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Conservation and Society
An interdisciplinary journal exploring linkages between society, environment and development
Conservation and Society
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Year : 2014  |  Volume : 12  |  Issue : 4  |  Page : 418-424

Through the Technology Lens: The Expansion of Rubber and its Implications in Montane Mainland Southeast Asia

East-West Center, Honolulu, HI, USA

Correspondence Address:
Jefferson Fox
East-West Center, Honolulu, HI
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Source of Support: None, Conflict of Interest: None

DOI: 10.4103/0972-4923.155587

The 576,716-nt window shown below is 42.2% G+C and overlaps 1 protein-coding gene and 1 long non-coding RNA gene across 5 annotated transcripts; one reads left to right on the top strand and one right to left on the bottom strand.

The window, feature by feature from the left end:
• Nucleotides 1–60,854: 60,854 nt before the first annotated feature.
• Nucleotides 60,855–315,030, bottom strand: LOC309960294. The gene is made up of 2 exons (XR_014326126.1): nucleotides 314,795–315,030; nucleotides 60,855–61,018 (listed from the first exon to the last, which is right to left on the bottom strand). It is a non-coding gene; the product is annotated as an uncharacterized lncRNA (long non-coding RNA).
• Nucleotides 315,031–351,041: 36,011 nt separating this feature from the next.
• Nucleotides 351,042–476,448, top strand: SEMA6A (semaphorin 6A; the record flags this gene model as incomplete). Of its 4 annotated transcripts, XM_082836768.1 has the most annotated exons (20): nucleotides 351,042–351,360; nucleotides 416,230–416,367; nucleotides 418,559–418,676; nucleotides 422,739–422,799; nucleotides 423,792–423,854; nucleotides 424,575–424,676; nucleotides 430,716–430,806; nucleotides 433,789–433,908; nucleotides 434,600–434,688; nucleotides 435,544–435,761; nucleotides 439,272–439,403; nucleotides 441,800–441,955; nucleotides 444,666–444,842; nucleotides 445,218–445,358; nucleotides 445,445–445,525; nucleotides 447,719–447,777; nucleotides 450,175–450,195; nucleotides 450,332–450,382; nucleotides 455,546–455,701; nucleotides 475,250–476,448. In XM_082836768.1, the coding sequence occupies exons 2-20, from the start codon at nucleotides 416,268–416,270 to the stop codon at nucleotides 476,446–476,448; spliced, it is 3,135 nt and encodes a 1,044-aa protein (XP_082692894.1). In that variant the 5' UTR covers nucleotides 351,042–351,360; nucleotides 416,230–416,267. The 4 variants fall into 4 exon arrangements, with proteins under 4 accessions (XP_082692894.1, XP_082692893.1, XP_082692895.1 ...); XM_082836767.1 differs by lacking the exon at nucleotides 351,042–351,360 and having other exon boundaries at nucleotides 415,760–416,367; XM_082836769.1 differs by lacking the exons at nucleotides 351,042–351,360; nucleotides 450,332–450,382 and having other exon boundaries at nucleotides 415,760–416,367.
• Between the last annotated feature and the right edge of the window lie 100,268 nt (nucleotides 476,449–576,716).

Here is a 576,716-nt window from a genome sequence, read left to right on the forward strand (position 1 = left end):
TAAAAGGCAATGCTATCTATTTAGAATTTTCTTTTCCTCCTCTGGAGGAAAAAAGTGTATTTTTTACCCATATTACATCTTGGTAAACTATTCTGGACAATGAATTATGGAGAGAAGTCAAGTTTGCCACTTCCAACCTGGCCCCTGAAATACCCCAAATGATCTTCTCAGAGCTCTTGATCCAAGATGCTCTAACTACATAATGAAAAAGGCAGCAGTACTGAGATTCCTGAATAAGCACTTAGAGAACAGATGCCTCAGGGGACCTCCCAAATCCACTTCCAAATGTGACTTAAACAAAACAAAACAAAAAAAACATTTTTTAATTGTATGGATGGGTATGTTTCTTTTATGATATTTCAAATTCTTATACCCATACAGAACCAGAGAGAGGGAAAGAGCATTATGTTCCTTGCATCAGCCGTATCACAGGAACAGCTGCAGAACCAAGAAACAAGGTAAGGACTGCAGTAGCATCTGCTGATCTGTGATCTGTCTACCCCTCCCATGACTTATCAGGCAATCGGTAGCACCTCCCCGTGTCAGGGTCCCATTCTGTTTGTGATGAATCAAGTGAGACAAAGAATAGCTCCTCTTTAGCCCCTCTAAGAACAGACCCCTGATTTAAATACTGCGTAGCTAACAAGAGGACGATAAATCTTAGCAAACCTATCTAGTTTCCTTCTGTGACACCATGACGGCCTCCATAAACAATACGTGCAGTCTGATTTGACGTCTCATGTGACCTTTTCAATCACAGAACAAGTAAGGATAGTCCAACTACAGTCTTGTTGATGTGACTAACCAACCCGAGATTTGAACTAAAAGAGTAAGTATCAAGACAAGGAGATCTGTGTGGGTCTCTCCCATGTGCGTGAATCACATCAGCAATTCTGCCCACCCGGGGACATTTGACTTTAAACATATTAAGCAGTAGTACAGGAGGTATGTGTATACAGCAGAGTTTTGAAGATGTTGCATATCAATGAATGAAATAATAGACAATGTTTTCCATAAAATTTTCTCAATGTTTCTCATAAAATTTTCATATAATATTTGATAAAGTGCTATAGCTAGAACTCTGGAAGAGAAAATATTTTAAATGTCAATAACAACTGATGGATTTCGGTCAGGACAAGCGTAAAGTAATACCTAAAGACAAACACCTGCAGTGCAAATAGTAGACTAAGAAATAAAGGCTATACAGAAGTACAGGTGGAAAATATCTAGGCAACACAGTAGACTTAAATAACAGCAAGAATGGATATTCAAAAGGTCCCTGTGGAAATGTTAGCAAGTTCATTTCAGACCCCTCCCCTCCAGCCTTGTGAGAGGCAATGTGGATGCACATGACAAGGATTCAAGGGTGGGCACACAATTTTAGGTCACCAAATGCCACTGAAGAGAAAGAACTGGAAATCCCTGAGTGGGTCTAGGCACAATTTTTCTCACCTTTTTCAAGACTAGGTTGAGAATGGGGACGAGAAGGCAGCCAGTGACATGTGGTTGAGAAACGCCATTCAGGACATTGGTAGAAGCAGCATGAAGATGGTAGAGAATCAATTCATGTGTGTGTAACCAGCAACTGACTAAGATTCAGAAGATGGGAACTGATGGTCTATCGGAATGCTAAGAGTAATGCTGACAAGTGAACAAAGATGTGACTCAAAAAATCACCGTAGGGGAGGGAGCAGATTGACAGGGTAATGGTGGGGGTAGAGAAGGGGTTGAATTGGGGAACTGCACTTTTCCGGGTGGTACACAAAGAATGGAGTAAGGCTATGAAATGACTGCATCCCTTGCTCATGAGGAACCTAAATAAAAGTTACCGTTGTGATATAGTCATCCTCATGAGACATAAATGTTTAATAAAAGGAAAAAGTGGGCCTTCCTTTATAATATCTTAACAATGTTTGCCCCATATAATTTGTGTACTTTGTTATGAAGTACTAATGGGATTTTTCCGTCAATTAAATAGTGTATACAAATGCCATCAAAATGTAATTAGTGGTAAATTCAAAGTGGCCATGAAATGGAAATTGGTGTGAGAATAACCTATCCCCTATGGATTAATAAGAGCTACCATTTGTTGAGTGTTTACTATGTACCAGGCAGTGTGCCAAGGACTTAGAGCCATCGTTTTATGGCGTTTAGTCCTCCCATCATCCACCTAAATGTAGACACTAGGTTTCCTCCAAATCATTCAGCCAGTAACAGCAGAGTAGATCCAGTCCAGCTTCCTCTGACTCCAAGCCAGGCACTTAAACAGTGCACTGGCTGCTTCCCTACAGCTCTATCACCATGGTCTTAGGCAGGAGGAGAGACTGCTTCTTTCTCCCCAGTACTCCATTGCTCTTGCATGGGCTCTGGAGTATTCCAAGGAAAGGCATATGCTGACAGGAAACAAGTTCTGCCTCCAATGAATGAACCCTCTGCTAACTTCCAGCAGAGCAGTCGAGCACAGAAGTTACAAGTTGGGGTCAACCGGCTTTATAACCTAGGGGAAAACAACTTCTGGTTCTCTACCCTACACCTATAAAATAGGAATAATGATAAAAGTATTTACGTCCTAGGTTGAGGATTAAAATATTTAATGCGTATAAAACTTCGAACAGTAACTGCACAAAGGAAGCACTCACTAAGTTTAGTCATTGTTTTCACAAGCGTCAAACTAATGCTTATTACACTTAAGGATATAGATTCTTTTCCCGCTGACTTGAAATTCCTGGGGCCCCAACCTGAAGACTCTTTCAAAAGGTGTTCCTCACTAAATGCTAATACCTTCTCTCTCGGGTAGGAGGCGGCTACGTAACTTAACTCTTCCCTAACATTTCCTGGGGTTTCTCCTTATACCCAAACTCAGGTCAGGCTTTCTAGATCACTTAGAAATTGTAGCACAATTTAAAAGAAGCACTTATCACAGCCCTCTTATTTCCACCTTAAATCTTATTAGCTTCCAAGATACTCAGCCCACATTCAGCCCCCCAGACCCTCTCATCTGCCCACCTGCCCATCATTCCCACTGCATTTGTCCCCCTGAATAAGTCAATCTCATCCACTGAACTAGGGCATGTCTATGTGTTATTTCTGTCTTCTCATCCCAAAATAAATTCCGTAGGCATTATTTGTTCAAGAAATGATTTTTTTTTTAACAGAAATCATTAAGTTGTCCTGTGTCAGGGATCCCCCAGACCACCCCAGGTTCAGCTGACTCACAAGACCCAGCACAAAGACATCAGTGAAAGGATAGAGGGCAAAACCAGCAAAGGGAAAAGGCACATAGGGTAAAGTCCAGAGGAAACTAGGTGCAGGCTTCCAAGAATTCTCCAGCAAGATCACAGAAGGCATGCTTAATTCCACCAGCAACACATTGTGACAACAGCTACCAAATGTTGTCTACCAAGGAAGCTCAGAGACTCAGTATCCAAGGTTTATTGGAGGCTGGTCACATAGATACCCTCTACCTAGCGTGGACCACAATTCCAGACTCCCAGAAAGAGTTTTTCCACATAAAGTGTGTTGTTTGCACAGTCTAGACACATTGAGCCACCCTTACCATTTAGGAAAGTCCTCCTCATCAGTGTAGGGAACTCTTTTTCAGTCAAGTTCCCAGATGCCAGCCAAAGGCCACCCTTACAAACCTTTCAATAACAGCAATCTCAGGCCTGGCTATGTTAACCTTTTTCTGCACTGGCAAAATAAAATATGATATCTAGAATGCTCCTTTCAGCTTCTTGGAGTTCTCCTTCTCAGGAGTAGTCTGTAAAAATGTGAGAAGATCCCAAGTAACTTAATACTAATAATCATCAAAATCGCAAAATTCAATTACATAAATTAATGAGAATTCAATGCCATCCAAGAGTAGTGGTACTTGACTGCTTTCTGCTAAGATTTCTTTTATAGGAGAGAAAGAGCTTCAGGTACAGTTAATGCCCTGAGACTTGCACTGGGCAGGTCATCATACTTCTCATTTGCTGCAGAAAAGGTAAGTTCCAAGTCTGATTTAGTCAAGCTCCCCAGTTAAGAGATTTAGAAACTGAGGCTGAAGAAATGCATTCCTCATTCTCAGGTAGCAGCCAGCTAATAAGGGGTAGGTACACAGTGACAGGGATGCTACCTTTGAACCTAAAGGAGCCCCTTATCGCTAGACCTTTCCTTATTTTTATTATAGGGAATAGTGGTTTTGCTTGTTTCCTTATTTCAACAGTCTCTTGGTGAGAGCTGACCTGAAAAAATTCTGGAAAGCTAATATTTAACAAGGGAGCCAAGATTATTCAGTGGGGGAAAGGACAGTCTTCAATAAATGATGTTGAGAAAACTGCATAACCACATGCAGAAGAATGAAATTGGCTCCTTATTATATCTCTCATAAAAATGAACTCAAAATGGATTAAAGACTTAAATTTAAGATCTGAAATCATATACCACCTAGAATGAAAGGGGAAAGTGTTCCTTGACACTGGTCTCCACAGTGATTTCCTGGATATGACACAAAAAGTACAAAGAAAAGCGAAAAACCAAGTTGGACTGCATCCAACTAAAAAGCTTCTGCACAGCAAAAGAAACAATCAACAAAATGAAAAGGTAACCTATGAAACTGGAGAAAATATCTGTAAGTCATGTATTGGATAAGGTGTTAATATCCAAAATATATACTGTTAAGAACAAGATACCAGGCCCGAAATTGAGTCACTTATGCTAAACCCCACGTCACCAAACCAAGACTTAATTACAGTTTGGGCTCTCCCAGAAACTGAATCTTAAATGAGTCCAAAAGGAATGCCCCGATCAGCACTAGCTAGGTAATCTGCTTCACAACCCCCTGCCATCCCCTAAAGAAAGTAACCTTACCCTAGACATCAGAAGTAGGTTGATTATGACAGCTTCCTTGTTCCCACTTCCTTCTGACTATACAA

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Natural latex from the rubber tree (Hevea brasiliensis) is a hot commodity, with consumption increasing worldwide at an average rate of 5.8% per year since 1900. The vast majority of the world's rubber supply has historically come from the wet-humid tropics of Southeast Asia, but researchers in China have successfully developed new hybrids that grow well in areas with cooler temperatures and a distinct dry season. Today, investors are promoting rubber plantations in non-traditional rubber growing areas of Laos, Cambodia, Myanmar, northeast Thailand, and northwest Vietnam. By critically assessing the impacts of this expansion of rubber and clarifying the relationship between tools and technologies, the paper suggests that the widespread adoption of rubber as a technology leads to loss of natural and agricultural biodiversity; greater use of surface and groundwater supplies; increased use of pesticides, fertilisers, and other chemicals; higher exposure to market booms and busts for smallholders and investors; and for some farmers, the loss of their land to industrial plantations on which they may become labourers. The paper argues that if state authorities recognise the double-edged nature of rubber as a technology, they can act to try to limit its damaging effects through polices that recognise secure tenure and encourage small-scale, diversified agroforestry systems.

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